A British doctor in Pakistan was arrested and charged for allegedly "posing as a Muslim" after he was videotaped reading aloud from the Quran.
Masood Ahmad, a British doctor running a clinic in the eastern city of Lahore, was arrested last month after two men secretly videotaped him reading aloud verses from the Quran. The men had pretended to be sick and visited the clinic. After receiving their medication, they asked Ahmad to tell them about his religious beliefs as a member of the minority Ahmadi sect.
Members of the minority Ahmadi sect in Pakistan face widespread discrimination as they are considered under the country's constitution to be non-Muslims. This is because members of the Ahmadi sect consider the religion's founder, Mirza Ghulam Ahmad, to be a prophet, which contradicts the main teaching of Islam that Muhammad was the last prophet. more >>
WASHINGTON – Both President's George W. Bush and Barack Obama have been inconsistent in their obligations to fulfill the requirements of the International Religious Freedom Act (IRFA), Robert P. George, McCormick Professor of Jurisprudence at Princeton University, argued in his Leland Award Lecture on Religious Liberty. The Southern Baptist Convention's Ethics and Religious Liberty Commission presented George the award on Friday for his advocacy for religious liberty.
Under IRFA, George noted, the executive branch is supposed to conduct an annual review of religious freedom around the globe and designate nations that engage in "systematic, ongoing and egregious violations of religious freedom" as "countries of particular concern." Once they receive that designation, sanctions can be placed upon them for religious freedom violations.
George is now chair of the United States Commission on International Religious Freedom, which was created by IRFA to make policy recommendations to Congress, the secretary of state and the president. more >>
Naghmeh Abedini, wife of imprisoned Iranian-American pastor Saeed Abedini, delivered a heartfelt plea to lawmakers during a Congressional hearing Thursday, begging them to end her family's "nightmare" and help release her husband from the deadly Rajaï Shahr prison in Iran.
Naghmeh spoke alongside Jordan Sekulow, executive director of the American Center for Law and Justice, during Thursday's Joint Subcommittee Hearing, during which lawmakers sought to address the current status of Pastor Abedini and other American citizens being held in Iran. Saeed Abedini was arrested in July 2012 and charged with undermining Iran's security, although it is believed he is really being detained due to his Christian faith.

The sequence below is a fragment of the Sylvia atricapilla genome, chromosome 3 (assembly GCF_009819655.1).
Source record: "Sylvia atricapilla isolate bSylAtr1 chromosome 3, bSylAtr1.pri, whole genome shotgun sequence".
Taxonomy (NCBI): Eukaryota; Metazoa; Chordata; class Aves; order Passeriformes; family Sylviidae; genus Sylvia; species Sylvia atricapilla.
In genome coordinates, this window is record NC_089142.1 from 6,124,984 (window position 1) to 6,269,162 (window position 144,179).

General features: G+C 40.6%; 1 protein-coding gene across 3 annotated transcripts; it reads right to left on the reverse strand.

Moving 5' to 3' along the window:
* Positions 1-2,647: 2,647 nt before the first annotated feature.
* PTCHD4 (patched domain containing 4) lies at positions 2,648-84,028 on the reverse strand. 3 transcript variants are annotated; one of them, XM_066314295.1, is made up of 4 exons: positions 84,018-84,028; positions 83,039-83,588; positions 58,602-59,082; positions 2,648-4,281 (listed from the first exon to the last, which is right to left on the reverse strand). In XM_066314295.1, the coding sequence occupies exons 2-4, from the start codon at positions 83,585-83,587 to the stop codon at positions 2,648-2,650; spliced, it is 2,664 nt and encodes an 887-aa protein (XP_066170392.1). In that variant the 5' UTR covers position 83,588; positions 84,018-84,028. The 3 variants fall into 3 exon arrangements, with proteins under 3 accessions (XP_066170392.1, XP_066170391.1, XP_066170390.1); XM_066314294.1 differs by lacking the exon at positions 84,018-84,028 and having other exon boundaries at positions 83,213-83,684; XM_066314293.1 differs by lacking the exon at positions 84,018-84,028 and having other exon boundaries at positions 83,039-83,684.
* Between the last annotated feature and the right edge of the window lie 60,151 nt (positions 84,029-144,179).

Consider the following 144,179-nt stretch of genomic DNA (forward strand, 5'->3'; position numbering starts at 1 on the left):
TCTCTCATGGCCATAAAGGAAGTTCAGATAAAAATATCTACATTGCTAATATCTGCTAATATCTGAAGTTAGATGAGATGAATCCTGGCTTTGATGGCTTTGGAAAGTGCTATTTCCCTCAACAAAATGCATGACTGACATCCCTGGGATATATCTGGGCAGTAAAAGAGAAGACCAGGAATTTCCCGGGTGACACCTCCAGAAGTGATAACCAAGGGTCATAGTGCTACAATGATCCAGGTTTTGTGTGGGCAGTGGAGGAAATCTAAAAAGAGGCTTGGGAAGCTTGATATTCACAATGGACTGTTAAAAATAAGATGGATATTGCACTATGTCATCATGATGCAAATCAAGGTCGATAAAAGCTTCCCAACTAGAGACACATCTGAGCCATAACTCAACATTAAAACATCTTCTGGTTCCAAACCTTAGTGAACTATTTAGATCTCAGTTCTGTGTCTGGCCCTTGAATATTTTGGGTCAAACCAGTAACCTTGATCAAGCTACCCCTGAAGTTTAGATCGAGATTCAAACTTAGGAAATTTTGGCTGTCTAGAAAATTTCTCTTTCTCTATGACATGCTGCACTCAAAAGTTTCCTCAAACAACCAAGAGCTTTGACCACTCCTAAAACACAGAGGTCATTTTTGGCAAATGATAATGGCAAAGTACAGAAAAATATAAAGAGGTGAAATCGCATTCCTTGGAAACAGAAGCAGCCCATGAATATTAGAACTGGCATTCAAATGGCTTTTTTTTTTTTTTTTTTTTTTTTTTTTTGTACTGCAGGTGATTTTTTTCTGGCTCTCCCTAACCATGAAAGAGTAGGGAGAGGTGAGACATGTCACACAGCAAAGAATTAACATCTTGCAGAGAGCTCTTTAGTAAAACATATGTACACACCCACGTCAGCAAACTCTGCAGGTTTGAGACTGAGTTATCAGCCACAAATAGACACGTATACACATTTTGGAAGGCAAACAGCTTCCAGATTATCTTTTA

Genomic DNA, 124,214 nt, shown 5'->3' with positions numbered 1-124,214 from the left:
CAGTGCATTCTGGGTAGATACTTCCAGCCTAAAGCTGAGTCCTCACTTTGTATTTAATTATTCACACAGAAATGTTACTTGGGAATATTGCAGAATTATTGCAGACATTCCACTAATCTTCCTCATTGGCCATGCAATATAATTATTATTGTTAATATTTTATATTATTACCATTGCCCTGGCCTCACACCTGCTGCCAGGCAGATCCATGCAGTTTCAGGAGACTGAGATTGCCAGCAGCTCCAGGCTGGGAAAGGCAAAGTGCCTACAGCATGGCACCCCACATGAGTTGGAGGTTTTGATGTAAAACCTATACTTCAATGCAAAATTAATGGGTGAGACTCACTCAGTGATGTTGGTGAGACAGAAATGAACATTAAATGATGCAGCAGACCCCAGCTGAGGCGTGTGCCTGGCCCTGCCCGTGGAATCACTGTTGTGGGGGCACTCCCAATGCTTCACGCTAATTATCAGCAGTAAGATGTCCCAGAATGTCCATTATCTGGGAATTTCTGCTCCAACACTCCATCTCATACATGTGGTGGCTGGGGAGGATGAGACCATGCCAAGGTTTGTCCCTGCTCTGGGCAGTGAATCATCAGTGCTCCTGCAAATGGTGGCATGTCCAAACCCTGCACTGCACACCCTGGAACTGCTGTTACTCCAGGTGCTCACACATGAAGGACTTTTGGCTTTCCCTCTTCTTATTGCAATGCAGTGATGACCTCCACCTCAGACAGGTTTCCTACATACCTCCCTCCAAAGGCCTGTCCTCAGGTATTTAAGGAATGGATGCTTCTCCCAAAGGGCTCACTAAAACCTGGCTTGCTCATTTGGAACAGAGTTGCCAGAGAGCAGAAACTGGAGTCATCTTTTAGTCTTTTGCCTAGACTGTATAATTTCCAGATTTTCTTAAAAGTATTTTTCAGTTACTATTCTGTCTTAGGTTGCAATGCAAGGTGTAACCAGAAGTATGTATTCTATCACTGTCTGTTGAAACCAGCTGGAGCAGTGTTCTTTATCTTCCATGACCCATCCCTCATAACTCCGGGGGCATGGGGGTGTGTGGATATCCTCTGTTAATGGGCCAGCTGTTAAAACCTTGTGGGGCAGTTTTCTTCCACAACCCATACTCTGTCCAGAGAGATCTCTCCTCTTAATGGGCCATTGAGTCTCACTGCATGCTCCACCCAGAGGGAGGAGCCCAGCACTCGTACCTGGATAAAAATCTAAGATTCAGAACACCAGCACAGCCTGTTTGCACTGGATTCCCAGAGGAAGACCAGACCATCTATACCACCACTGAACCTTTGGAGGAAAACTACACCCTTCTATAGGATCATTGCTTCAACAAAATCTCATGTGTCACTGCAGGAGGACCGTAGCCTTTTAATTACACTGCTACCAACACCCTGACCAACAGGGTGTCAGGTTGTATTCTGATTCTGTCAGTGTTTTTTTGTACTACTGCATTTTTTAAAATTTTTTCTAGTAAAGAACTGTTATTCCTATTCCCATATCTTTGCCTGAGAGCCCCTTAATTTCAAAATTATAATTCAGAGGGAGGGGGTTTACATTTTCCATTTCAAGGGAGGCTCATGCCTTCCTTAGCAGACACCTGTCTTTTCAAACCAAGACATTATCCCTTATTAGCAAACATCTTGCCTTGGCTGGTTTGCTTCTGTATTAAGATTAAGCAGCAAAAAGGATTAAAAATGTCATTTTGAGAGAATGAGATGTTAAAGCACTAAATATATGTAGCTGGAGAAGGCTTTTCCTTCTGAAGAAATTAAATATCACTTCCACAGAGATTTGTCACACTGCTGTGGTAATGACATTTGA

At Thursday's Congressional hearing, Naghmeh criticized the failure of the United States to bring up Abedini's imprisonment during recent nuclear talks with Iran, saying those talks were the "perfect" opportunity to negotiate her husband's release. "I feel my husband has been abandoned," she said. more >>
In yet another setback in their efforts to meet with a detained Christian pastor and church leaders, Chinese human rights lawyers have claimed that a crowd assaulted them on Friday.
Currently on a hunger strike protesting the government's ban on their efforts to visit church leaders detained for reportedly resisting authorities' efforts to seize church land, lawyer Liu Weiguo alleged that a brick was thrown at his head as an angry group confronted Liu and his colleagues.
Liu told the Associated Press that a group of men and women violently – the same crowd that is also believed to have assaulted a British television crew – confronted them. Prior to the incident with the lawyers, roughly 50 women charged two Sky News employees and attempted to take their camera. more >>
Lawyers in China are currently partaking in a hunger strike to protest being blocked by the government's Communist officials from visiting a Christian pastor who is currently being detained by authorities. The lawyers argue that the police are violating state law by preventing them from accessing their clients.
Fifteen lawyers started their hunger fast Thursday to protest the pastor's detainment and have said that they will not stop the strike until they are able to see their client. The lawyers traveled to Nanle county in Henan to visit detained pastor Zhang Shaojie, the leader of a government-approved Christian church who was recently detained along with other church leaders under vague charges of obstructing government business. Two of Zhang's lawyers, Xia Jun and Liu Weiguo, told the Associated Press that they believe their client was arrested for resisting the attempts of the state to seize his church property.
"We strongly believe that this is a clear case of persecution of a religious group," Liu said in a phone interview with AP. more >>
The Evangelical broadcasting Organization, a public broadcaster in The Netherlands with a mission to bring Jesus Christ to TV, radio, Internet and magazines, has produced a new music video called "Justice Song," recorded in a burned Coptic Church in Egypt.
"We heard about what happened in Egypt, last august, when over a hundred of Christian buildings (many churches amongst it) [were] destroyed by radical Muslims," Marco van der Straten, EO-spokesman and executive producer of "Justice Song," shared in an email with The Christian Post on Wednesday.
"As a part of our human rights project, we decided to make a music video in Egypt, with a Christian Dutch artist (William Wixley) and an Egyptian artist (Rando Harvey). It's a song that expresses our feelings, we want to stand side-by-side with the persecuted Christians around the world. And it's a song about hope." more >>